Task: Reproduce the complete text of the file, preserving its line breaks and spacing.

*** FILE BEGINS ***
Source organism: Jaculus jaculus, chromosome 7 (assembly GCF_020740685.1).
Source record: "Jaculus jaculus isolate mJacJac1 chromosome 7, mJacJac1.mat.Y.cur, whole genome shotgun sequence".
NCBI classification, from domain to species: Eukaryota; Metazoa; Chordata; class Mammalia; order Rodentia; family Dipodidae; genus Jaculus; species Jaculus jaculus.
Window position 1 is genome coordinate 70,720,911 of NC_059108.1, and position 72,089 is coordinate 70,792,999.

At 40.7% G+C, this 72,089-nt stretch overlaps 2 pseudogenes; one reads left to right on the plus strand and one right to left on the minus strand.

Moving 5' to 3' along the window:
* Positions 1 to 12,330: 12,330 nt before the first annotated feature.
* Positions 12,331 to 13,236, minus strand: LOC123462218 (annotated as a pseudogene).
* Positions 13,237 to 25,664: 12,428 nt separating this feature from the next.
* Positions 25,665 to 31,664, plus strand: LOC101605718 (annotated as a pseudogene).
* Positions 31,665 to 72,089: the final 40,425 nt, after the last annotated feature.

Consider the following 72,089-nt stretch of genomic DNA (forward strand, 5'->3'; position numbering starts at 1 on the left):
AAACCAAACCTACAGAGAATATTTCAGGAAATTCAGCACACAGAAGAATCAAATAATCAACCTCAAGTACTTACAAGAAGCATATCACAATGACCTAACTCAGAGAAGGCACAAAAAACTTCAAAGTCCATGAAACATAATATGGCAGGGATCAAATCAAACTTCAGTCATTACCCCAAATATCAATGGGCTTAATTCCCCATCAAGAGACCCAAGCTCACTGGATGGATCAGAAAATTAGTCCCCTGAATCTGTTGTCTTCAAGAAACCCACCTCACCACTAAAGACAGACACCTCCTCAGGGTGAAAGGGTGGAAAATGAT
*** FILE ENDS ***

Source organism: Jaculus jaculus, chromosome 7 (assembly GCF_020740685.1).
Source record: "Jaculus jaculus isolate mJacJac1 chromosome 7, mJacJac1.mat.Y.cur, whole genome shotgun sequence".
NCBI classification, from domain to species: Eukaryota; Metazoa; Chordata; class Mammalia; order Rodentia; family Dipodidae; genus Jaculus; species Jaculus jaculus.
Window position 1 is genome coordinate 70,720,911 of NC_059108.1, and position 72,089 is coordinate 70,792,999.

At 40.7% G+C, this 72,089-nt stretch overlaps 2 pseudogenes; one reads left to right on the plus strand and one right to left on the minus strand.

Moving 5' to 3' along the window:
* Positions 1 to 12,330: 12,330 nt before the first annotated feature.
* Positions 12,331 to 13,236, minus strand: LOC123462218 (annotated as a pseudogene).
* Positions 13,237 to 25,664: 12,428 nt separating this feature from the next.
* Positions 25,665 to 31,664, plus strand: LOC101605718 (annotated as a pseudogene).
* Positions 31,665 to 72,089: the final 40,425 nt, after the last annotated feature.

Consider the following 72,089-nt stretch of genomic DNA (forward strand, 5'->3'; position numbering starts at 1 on the left):
AAACCAAACCTACAGAGAATATTTCAGGAAATTCAGCACACAGAAGAATCAAATAATCAACCTCAAGTACTTACAAGAAGCATATCACAATGACCTAACTCAGAGAAGGCACAAAAAACTTCAAAGTCCATGAAACATAATATGGCAGGGATCAAATCAAACTTCAGTCATTACCCCAAATATCAATGGGCTTAATTCCCCATCAAGAGACCCAAGCTCACTGGATGGATCAGAAAATTAGTCCCCTGAATCTGTTGTCTTCAAGAAACCCACCTCACCACTAAAGACAGACACCTCCTCAGGGTGAAAGGGTGGAAAATGAT